City Form, Economics and Culture: For the Architecture of Public Space

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This is a book about how cities occupy space. We are not interested in architectural masterpieces, but the tools for reinventing city life. We try to provide a framework for the architecture and design of public space without aesthetic considerations. We identify several defining factors. First of all, history as the city today very much depends on how it was yesterday. The geographical location and the technology available at a point of time both play a constraining role in what can be done as well. Culture, in the form of social norms, laws and regulations, also restricts what is possible to do. On the other hand, culture is also important in guiding the ideas and aspirations that together inform what society wants the city to be. The city needs government intervention, or regulation, to ameliorate the problem posed by a tangle of externalities and public goods. We focus on two comparative case studies: the evolution of urban form in the US and how it stands in a sharp contrast with the evolution of urban form in Japan. We emphasise the difference in regulations between both jurisdictions. We study how differences in technological choices driven by culture (i.e. racial segregation), geography (i.e. the availability of land) and history (i.e. the mobility restrictions of the Tokugawa period) result in vast differences in mobility regarding the share of public transport, walking and cycling versus motorised private transport. American cities are constrained by rules that are much further from the neoliberal economic idea of free and competitive markets than the Japanese ones. Japanese planning promotes competition and through a granular, walkable city dotted with small shops, fosters variety in the availability of goods and services. We hypothesise how changing regulations could change the urban form to generate a greater variety of goods and to foster the access to those goods through a more equitable distribution of wealth. Critically, we point out that a desirably denser city must rely on public transport, and we also study how a less-dense city can be made to work with public transport. We conclude by claiming that changes in regulations are very unlikely to happen in the US, as it would require deep cultural changes to move from local to a more universal and less excluding public good provision, but they are both possible and desirable in other jurisdictions.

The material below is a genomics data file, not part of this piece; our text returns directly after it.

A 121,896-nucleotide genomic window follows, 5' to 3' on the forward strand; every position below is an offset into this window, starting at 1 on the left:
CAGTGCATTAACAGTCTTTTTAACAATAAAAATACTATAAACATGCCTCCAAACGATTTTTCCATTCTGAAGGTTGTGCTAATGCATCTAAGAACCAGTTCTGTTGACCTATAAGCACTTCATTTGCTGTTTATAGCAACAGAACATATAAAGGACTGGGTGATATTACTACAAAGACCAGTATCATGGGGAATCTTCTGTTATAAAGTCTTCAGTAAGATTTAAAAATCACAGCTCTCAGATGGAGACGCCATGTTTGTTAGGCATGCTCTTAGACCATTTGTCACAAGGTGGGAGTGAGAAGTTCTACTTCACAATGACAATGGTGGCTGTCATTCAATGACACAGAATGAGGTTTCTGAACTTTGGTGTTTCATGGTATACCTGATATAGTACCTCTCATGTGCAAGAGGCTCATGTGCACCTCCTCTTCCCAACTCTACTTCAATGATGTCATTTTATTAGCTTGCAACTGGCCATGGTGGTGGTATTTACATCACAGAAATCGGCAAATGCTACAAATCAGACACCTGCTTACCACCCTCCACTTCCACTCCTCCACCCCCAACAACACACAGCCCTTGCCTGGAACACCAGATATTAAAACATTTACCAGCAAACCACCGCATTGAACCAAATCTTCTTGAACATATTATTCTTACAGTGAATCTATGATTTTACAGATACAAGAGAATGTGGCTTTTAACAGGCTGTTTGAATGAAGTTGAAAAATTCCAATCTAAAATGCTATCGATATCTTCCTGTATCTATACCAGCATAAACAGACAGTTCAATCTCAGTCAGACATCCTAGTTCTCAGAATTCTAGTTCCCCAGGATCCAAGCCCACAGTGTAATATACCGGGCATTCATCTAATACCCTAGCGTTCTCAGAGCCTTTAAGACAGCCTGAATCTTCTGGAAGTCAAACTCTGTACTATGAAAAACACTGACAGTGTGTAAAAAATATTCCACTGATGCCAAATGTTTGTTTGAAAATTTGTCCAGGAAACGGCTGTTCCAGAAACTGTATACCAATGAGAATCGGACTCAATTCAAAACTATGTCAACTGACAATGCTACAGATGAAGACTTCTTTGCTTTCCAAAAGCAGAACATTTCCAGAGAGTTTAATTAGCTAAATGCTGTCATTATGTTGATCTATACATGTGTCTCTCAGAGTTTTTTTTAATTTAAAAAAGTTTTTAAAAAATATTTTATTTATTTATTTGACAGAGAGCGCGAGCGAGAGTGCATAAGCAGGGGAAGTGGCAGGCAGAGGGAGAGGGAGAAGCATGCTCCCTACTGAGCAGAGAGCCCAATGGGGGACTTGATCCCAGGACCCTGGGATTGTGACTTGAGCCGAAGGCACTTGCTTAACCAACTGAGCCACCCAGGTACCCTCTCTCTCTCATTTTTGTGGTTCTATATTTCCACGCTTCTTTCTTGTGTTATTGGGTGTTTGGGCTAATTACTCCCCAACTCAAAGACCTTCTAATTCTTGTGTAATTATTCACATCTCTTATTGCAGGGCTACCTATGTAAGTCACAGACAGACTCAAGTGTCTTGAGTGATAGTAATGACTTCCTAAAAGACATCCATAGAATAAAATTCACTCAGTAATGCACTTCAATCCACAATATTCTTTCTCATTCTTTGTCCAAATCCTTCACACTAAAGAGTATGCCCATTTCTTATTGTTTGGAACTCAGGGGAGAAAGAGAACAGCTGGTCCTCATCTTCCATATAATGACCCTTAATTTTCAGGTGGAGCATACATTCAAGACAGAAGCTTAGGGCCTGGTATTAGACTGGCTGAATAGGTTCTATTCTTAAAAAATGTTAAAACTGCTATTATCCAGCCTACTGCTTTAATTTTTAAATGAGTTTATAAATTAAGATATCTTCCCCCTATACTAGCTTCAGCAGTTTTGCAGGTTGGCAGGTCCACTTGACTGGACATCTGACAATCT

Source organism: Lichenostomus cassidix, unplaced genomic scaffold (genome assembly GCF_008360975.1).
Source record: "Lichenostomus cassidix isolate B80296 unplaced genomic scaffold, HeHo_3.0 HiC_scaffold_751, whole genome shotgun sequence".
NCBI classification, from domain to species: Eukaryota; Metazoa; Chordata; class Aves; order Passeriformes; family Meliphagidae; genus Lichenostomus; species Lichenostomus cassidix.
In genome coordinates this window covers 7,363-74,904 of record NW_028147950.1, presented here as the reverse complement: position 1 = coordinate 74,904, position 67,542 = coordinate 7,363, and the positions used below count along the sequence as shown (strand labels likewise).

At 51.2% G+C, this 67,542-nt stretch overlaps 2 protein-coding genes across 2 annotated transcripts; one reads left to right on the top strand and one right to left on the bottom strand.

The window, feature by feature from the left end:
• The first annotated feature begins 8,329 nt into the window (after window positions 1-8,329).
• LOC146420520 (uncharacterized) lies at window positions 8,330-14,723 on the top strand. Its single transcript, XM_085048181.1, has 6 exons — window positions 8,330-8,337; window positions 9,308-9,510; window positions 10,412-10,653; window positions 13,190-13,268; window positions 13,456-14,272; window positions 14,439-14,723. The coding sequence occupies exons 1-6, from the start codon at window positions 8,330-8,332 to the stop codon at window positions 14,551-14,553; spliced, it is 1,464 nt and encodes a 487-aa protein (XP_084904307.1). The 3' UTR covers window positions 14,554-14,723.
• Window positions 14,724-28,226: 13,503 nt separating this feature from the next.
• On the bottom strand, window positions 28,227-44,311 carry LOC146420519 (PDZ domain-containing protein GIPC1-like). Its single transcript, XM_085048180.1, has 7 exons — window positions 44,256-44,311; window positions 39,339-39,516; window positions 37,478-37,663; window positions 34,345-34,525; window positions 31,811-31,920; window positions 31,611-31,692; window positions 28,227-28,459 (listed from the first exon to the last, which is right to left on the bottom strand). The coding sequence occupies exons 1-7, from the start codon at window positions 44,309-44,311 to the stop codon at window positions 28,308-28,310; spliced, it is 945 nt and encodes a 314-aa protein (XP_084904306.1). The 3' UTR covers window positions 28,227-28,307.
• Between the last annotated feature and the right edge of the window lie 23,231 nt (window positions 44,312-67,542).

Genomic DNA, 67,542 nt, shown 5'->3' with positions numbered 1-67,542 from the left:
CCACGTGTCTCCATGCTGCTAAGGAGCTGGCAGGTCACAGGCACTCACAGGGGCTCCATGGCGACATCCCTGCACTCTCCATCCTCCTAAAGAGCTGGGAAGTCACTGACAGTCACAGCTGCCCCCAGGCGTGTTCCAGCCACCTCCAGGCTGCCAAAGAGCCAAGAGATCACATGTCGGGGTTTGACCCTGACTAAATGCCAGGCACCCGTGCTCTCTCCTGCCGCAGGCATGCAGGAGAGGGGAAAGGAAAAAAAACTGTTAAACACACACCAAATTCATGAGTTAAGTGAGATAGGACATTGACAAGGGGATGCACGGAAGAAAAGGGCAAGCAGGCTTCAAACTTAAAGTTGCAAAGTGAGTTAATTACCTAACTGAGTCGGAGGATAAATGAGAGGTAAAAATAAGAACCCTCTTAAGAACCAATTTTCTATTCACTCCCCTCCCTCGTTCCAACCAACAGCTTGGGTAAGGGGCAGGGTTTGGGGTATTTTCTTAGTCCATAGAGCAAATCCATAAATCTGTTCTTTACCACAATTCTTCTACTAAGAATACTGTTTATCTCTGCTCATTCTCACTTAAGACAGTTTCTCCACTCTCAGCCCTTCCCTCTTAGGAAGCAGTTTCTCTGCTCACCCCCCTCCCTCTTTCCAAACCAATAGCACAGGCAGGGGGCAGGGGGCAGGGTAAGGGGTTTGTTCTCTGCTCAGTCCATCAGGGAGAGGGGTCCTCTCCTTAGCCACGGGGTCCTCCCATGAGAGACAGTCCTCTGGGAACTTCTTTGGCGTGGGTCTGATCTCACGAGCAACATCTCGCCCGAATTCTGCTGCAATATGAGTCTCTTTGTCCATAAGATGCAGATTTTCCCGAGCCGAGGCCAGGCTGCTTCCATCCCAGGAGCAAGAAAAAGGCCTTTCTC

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Springer Verlag, Singapore
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